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america invents act, IP, Patent

Can The House Do Patent Reform The Right Way?

UPDATED – SEE BELOW

Unless you’re living under a rock, you’ve heard that the Senate overwhelmingly approved S. 23, the Patent Reform America Invents Act. If the jingle is running through your head, you obviously know that it’s now up to the House of Representatives to determine whether it also approves of the legislation.  Fortunately for those of us who want a bill that will actually improve the patent system, it appears that the House will draft a competing bill, rather than just work from the Senate version.

Even better, the list of witnesses the House Intellectual Property Subcommittee is calling demonstrate attention inventor interests, especially compared with the Senate’s deliberate pandering to large corporations.  On Wednesday, the House heard testimony from Dr. Anthony Atala (inventor of numerous patents involving drug compositions, prosthesis and surgical methods), Michael S. Fulkerson, Ph.D (CTO of Rosetta Stone, owner of one patent and numerous pending (4 years and counting) applications) and Scott Smith, Ph.D (professor of Mechanical Engineering at UNC Charlotte, and named inventor on 15 applications).

In particular, Professor Smith lectured subcommittee about the dangers of the Senate’s ill-conceived race to the patent office policy (also known as ‘first-to-file’):

Universities, small businesses, and independent inventors benefit from “first to invent” over “first to file”. Going from a “first to invent” system to a “first to file” system seems likely to hurt individual inventors and small companies and may face some serious constitutional challenges. Small inventors do not have the resources to engage in a race to the patent office for every potentially patentable idea. Indeed, “first to file” might simultaneously result in a large number of poorly prepared patent applications (increasing the backlog), and a financial barrier further excluding small and very small inventors. While “first to file” provides some measure of clarity, it does not support innovation broadly.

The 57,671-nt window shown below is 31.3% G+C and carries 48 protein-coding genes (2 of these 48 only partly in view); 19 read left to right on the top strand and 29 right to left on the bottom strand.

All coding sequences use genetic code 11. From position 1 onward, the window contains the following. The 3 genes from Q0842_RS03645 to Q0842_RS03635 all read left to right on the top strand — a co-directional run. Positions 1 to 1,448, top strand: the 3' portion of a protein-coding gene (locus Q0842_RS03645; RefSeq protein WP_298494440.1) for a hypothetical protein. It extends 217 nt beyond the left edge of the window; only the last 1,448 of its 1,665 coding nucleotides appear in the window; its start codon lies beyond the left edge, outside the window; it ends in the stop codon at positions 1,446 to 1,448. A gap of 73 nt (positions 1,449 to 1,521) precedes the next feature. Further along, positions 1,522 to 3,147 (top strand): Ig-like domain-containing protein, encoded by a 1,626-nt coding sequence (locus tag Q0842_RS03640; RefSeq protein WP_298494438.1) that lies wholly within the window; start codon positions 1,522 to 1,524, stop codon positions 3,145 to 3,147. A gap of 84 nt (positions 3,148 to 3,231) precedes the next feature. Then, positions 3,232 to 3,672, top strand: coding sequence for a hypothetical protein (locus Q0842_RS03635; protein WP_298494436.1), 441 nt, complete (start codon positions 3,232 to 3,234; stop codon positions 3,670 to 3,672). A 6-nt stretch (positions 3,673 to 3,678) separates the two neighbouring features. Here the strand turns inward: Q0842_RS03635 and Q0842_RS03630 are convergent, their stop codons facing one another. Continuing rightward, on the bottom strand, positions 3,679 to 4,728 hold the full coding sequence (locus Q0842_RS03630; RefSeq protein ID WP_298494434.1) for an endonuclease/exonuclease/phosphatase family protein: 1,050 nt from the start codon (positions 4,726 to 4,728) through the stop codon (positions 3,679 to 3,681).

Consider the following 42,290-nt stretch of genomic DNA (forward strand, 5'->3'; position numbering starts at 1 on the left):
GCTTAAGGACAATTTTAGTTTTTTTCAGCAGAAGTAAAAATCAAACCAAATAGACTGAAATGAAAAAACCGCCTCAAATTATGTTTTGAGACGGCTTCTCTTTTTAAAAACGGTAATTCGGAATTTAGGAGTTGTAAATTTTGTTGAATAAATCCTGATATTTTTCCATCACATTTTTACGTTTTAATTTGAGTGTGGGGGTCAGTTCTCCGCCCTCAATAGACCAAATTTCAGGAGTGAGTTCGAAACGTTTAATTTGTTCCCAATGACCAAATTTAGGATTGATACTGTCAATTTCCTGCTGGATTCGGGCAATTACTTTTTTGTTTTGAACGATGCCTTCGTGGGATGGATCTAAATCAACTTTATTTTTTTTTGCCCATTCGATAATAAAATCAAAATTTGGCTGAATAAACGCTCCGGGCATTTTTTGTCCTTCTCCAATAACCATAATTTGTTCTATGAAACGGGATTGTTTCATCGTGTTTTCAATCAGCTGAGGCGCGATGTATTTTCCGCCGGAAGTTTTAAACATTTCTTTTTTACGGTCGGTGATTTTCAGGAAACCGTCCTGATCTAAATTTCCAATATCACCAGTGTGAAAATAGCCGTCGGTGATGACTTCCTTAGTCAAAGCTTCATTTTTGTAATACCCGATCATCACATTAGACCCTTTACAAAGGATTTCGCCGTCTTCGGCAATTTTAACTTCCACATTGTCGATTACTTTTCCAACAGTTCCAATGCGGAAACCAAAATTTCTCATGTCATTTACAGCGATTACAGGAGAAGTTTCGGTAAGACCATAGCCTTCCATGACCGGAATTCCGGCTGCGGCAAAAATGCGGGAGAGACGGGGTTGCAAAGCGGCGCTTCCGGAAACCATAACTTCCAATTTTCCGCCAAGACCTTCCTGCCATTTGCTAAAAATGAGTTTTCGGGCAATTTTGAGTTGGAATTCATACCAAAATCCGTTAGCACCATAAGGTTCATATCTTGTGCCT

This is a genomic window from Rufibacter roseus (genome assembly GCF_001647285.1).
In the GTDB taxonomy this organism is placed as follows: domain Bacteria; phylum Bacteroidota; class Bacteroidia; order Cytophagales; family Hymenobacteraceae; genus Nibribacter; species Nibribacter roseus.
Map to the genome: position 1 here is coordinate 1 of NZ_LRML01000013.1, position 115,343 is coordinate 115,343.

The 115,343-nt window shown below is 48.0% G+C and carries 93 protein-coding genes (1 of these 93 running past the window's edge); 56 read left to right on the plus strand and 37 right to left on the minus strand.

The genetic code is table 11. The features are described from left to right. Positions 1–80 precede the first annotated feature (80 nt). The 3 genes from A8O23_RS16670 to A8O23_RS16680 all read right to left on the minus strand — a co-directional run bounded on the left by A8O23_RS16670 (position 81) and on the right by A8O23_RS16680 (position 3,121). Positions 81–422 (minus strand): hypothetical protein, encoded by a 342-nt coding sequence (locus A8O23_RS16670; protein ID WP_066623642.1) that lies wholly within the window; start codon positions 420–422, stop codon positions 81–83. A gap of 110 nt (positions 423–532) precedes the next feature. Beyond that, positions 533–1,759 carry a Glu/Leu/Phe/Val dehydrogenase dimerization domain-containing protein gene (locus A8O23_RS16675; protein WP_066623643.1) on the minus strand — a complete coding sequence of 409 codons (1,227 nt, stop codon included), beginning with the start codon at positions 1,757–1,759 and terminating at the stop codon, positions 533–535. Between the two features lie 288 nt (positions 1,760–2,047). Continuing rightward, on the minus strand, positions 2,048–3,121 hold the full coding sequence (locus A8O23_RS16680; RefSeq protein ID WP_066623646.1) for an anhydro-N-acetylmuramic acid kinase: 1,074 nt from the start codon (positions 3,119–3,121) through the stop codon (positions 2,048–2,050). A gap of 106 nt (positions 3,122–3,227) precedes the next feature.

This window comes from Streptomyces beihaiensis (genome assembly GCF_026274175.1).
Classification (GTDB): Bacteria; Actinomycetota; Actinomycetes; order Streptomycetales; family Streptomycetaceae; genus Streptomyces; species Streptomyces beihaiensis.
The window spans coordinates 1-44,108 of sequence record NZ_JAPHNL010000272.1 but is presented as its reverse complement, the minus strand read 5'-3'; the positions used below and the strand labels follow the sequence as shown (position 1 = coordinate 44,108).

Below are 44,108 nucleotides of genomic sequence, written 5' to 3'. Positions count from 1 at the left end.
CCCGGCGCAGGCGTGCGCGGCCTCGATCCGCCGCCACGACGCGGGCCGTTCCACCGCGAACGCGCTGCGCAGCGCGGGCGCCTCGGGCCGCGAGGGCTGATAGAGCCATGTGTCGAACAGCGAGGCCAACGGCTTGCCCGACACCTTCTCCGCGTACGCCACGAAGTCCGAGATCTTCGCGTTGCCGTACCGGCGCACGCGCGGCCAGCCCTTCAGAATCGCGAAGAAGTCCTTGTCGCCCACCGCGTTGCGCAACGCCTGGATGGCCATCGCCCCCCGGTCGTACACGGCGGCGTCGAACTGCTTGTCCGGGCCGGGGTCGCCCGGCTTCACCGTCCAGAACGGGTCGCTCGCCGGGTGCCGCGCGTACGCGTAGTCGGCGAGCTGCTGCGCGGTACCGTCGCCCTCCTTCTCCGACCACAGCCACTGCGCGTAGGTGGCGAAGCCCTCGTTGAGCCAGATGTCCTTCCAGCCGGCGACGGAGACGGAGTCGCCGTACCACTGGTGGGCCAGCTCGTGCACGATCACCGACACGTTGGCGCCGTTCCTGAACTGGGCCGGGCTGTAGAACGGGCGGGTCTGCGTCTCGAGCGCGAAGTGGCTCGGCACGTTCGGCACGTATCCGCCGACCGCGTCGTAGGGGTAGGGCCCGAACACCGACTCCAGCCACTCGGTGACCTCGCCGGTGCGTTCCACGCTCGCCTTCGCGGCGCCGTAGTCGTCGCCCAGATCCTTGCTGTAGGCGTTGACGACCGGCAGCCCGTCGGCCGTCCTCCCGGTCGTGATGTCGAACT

PatentlyO recognized the “race” aspect created by the Senate’s bill:

This invention-date focus will likely drive more provisional patent application filings for US entities.  The prior-disclosure grace period limitation may drive a revival in formal invention disclosure publications.  However, because this narrowed grace period is still broader than that available in most countries, a pre-filing disclosure may negate foreign patent rights.

Via America Invents Act – First to Invent and a Filing Date Focus

Also problematic under the Senate bill is the elimination of prior user defenses, where a prior user accused of infringement might raise defenses under the current version of 102(g).  This defense is not available in the Senate bill.

The House would be right to eliminate the Senate’s patent race from the bill, since such a move would not only contravene 250 years of tradition in the United States, but is also demonstrably bad for innovation.

Canada shifted to FTF in 1989, and a 2009 study found an “adverse effect on domestic-oriented industries and skewed the ownership structure of patented inventions towards large corporations, away from independent inventors and small businesses.” The EU, which has had FTF for a while, last month declared an “innovation emergency” due to how far behind us they are falling in innovation and R&D investments.